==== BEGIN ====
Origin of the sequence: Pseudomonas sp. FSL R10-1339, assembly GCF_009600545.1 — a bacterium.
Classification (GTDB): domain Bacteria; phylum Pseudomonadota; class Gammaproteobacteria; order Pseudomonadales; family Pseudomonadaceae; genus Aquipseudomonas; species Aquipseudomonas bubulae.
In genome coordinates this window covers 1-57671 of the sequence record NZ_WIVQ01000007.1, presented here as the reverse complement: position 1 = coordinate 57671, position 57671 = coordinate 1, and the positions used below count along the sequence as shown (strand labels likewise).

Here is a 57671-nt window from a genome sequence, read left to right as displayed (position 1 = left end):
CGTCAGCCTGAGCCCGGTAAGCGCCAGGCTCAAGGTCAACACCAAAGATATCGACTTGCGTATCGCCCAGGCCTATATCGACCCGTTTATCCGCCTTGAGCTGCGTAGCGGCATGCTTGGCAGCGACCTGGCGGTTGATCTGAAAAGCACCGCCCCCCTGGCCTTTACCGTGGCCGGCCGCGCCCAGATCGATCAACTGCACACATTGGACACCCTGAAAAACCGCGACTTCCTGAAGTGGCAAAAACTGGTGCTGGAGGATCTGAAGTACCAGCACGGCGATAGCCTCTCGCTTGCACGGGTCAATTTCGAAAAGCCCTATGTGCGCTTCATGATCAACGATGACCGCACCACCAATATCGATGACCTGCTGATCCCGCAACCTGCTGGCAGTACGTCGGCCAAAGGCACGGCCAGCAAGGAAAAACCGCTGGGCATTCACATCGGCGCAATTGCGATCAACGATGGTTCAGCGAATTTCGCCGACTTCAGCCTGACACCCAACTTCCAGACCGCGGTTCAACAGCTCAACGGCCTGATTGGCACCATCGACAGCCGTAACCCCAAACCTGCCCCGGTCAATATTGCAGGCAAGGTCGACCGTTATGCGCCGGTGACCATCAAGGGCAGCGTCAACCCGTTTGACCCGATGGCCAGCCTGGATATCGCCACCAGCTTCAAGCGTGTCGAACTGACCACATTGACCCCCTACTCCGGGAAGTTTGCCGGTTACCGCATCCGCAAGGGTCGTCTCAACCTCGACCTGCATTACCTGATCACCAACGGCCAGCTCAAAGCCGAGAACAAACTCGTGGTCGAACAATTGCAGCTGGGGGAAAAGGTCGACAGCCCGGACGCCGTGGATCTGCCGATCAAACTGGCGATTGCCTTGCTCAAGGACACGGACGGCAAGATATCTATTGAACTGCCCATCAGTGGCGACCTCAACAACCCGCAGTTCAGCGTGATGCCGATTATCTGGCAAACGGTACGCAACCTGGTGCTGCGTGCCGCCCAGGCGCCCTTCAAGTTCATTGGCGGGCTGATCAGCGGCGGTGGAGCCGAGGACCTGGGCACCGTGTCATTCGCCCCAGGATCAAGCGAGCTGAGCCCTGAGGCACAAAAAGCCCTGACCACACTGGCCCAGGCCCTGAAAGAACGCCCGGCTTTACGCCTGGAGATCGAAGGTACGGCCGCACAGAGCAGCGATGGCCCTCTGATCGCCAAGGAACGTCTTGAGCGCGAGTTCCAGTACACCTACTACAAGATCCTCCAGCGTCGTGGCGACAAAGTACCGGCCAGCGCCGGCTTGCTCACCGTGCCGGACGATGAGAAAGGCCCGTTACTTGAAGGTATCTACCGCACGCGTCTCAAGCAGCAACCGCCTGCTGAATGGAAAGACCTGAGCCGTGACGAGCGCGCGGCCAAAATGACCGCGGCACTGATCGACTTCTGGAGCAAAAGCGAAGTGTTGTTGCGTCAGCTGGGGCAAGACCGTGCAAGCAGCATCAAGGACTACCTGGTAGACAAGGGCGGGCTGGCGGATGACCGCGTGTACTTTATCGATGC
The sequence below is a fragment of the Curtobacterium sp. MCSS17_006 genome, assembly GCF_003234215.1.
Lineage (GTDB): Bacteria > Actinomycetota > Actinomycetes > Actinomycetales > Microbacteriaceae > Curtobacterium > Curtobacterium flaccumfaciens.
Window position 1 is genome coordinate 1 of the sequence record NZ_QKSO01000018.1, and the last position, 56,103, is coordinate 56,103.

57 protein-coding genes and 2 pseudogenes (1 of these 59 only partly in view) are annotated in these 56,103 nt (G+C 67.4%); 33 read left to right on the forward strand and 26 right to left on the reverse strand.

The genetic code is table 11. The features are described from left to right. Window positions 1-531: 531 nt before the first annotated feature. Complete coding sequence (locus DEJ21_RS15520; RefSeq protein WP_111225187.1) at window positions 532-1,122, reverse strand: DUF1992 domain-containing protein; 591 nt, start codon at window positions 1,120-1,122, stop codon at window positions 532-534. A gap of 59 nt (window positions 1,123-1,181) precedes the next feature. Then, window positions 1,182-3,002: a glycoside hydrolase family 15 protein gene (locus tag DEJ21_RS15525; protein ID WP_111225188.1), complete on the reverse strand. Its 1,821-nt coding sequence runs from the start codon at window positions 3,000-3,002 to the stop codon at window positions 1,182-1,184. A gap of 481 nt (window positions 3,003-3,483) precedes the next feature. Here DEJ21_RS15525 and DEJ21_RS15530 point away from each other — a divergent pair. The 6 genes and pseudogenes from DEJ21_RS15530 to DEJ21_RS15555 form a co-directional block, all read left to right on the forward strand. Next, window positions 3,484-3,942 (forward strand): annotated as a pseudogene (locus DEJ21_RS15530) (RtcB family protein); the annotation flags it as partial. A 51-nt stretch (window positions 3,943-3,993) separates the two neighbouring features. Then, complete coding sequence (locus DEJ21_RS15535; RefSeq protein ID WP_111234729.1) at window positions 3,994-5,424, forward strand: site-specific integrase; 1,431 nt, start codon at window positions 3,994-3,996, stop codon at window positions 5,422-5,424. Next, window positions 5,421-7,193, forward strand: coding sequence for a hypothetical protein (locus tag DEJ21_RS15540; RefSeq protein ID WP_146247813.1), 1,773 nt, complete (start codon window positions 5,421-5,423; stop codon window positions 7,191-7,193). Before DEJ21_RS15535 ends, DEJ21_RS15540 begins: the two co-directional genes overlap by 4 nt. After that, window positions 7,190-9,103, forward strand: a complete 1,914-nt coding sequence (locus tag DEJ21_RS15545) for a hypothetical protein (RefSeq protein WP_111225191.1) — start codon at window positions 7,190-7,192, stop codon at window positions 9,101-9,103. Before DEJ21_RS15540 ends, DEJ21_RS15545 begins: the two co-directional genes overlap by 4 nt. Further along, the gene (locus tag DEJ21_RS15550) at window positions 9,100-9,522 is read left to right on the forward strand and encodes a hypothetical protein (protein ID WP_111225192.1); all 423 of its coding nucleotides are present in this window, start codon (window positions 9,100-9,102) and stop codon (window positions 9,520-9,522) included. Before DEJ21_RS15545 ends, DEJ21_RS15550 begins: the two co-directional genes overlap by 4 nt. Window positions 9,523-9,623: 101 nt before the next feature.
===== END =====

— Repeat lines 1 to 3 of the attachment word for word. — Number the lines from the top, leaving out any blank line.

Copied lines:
Origin of the sequence: Pseudomonas sp. FSL R10-1339, assembly GCF_009600545.1 — a bacterium.
Classification (GTDB): domain Bacteria; phylum Pseudomonadota; class Gammaproteobacteria; order Pseudomonadales; family Pseudomonadaceae; genus Aquipseudomonas; species Aquipseudomonas bubulae.
In genome coordinates this window covers 1-57671 of the sequence record NZ_WIVQ01000007.1, presented here as the reverse complement: position 1 = coordinate 57671, position 57671 = coordinate 1, and the positions used below count along the sequence as shown (strand labels likewise).